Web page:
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State moves to reclassify hospitals

By Geoffrey Mosoku | Updated Sat, March 4th 2017 at 00:12 GMT +3
Health Cabinet Secretary Cleopa Mailu. (Photo: David Njaaga/Standard)

The Government has begun re-classification of health facilities across the country in a move that has raised questions from county bosses.

Through the Medical Practitioners and Dentist Board, the State will upgrade or downgrade some health facilities.

Health Cabinet Secretary Cleopa Mailu, in a special circular on January 27 this year, laid out a formula to guide the exercise.

The Ministry has divided the country into six clusters and appointed teams to collect data from all health facilities, both private and public.

The exercise for cluster one to three has already begun while those in category 4 to six will be launched next month.

Part of the information being collected is qualifications of the staff, physical location, size of the facility, number of patients - inpatient and outpatient - specialist and other services on offer.

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In the new rules, the State has created one more category which has sparked fears by counties that the national government is seeking to take up some key facilities.

Currently, health facilities are categorised from the lowest — Level One to the highest which is Level Six with the five categories being under the management of counties.

Raised concerns

The national Government only retains Level Six which are mainly the referral facilities of the National Spinal Injury Hospital in Nairobi, Eldoret’s Moi Teaching and Referral Hospital and Kenyatta National Hospital.

In Level 1, there are Community Health Facilities while Level 2 are Medical Clinics. Level 3 are Health Centres while Level 4 are full Hospitals while Level 5 are County Referral Hospitals and National Referral Facilities fall under Level 6.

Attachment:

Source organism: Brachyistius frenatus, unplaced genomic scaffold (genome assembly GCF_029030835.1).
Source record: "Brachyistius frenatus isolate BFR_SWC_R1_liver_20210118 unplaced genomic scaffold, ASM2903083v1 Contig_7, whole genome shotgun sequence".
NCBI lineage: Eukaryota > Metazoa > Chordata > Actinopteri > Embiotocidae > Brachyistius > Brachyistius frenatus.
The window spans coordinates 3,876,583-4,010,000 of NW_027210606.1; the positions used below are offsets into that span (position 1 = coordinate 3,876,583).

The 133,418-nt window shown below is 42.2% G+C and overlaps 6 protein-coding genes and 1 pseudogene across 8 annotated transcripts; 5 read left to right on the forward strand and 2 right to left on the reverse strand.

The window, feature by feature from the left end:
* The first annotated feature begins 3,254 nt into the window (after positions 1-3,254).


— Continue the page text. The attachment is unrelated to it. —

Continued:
But splitting of Level Six into A and B, has ignited suspicion from the county governments. But the Board has downplayed these fears.

“The teams on the ground which are being coordinated by the respective county Public Health Officers have no mandate to downgrade or upgrade any institution as that shall be done jointly by the board, NHIH and member of County Executive Committee of Health in each county upon consideration of the data that is being collected,” The Board’s CEO Daniel Yumbia wrote to Council of Governors CEO Jacqueline Mogeni last Monday.

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Friday, Ms Mogeni said counties had raised concerns over the speed with which the exercise is being carried out.

Bomet Governor Isaac Ruto also critisised the move saying: “This is part of the grand scheme to return major facilities to the national government for purposes of controlling billions of health funds.

The scheme will be to upgrade major hospital to Level 6 and then place them under the national government.”

However Yumbia stated that the exercise is meant to harmonise the categorisation of health facilities, which has been done by different bodies in the past.

Other than his board, Yumbia pointed out that the Ministry of Health and National Health Insurance Fund (NHIF) have been doing their grading differently while each county has its own formula.

“Other than for purposes of ensuring standards are adhered to, the process is meant to harmonise the ranking of all health facilities to also cater for purposes of NHIF payment. And we are carrying this exercise in consultation with the counties. In fact on Wednesday we meet all CECs of health to discuss the issues they had raised,” he said.

Counties now claim that the former Provincial Hospitals and some selected county referral facilities may be targeted in the upgrade and then be reverted to the national government.

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The hospitals include Kisumu’s Jaramogi Oginga Odinga Teaching and Referral Hospital, Kakamega Provincial Hospital, Nakuru Provincial General Hospital, Embu Provincial General Hospital, Nyeri Provincial General Hospital, Garissa Provincial General Hospital, Coast General Hospital in Mombasa and Mama Lucy Hospital in Nairobi.

This is informed by the introduction of two new levels; Level 3 having being split into A and  B while 6 will now have A and B.

Counties feel some of their facilities will be downgraded, which will in turn hinder funding and deployment of staff.

As part of the ongoing exercise, other than equipment, the teams will also assess the infrastructure of the existing facilities and space it occupies.

Level Six B facilities will now be required to be on at least 10 acres or occupy office space of approximately 10,000 square metres, have at least 300 beds, an operating theatre, Intensive Care Unit, Radiology among others.


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